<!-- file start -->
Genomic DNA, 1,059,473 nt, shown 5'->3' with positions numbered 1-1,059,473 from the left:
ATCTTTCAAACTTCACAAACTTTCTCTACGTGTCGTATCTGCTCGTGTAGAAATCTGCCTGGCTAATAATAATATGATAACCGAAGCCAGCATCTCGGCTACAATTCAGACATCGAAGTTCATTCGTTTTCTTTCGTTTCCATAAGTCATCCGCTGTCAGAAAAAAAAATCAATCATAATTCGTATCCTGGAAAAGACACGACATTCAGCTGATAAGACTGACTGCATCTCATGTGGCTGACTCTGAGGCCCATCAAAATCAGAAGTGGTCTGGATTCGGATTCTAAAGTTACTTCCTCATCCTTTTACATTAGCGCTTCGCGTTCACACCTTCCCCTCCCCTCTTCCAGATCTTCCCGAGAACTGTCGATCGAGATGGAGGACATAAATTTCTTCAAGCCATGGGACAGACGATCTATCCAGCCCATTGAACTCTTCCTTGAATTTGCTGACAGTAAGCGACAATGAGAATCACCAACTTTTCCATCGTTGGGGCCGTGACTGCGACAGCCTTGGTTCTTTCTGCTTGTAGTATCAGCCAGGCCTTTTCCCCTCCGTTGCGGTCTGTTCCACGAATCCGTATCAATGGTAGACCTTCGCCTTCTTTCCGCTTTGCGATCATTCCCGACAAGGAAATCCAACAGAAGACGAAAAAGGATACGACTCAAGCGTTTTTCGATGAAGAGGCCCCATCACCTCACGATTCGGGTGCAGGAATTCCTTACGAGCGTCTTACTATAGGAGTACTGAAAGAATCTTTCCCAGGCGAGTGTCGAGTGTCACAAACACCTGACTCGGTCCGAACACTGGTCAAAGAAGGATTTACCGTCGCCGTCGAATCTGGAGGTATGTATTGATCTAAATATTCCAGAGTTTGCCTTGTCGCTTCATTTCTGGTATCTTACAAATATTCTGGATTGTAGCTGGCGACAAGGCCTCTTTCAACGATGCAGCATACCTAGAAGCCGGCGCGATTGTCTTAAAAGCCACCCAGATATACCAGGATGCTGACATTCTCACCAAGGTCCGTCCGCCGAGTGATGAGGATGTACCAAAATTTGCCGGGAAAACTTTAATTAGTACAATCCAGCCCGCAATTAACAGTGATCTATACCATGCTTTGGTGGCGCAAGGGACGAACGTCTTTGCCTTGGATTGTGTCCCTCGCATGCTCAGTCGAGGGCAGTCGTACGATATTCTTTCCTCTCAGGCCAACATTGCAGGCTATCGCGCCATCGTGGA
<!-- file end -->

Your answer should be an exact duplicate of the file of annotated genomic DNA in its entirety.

Genomic DNA, 1,059,473 nt, shown 5'->3' with positions numbered 1-1,059,473 from the left:
ATCTTTCAAACTTCACAAACTTTCTCTACGTGTCGTATCTGCTCGTGTAGAAATCTGCCTGGCTAATAATAATATGATAACCGAAGCCAGCATCTCGGCTACAATTCAGACATCGAAGTTCATTCGTTTTCTTTCGTTTCCATAAGTCATCCGCTGTCAGAAAAAAAAATCAATCATAATTCGTATCCTGGAAAAGACACGACATTCAGCTGATAAGACTGACTGCATCTCATGTGGCTGACTCTGAGGCCCATCAAAATCAGAAGTGGTCTGGATTCGGATTCTAAAGTTACTTCCTCATCCTTTTACATTAGCGCTTCGCGTTCACACCTTCCCCTCCCCTCTTCCAGATCTTCCCGAGAACTGTCGATCGAGATGGAGGACATAAATTTCTTCAAGCCATGGGACAGACGATCTATCCAGCCCATTGAACTCTTCCTTGAATTTGCTGACAGTAAGCGACAATGAGAATCACCAACTTTTCCATCGTTGGGGCCGTGACTGCGACAGCCTTGGTTCTTTCTGCTTGTAGTATCAGCCAGGCCTTTTCCCCTCCGTTGCGGTCTGTTCCACGAATCCGTATCAATGGTAGACCTTCGCCTTCTTTCCGCTTTGCGATCATTCCCGACAAGGAAATCCAACAGAAGACGAAAAAGGATACGACTCAAGCGTTTTTCGATGAAGAGGCCCCATCACCTCACGATTCGGGTGCAGGAATTCCTTACGAGCGTCTTACTATAGGAGTACTGAAAGAATCTTTCCCAGGCGAGTGTCGAGTGTCACAAACACCTGACTCGGTCCGAACACTGGTCAAAGAAGGATTTACCGTCGCCGTCGAATCTGGAGGTATGTATTGATCTAAATATTCCAGAGTTTGCCTTGTCGCTTCATTTCTGGTATCTTACAAATATTCTGGATTGTAGCTGGCGACAAGGCCTCTTTCAACGATGCAGCATACCTAGAAGCCGGCGCGATTGTCTTAAAAGCCACCCAGATATACCAGGATGCTGACATTCTCACCAAGGTCCGTCCGCCGAGTGATGAGGATGTACCAAAATTTGCCGGGAAAACTTTAATTAGTACAATCCAGCCCGCAATTAACAGTGATCTATACCATGCTTTGGTGGCGCAAGGGACGAACGTCTTTGCCTTGGATTGTGTCCCTCGCATGCTCAGTCGAGGGCAGTCGTACGATATTCTTTCCTCTCAGGCCAACATTGCAGGCTATCGCGCCATCGTGGA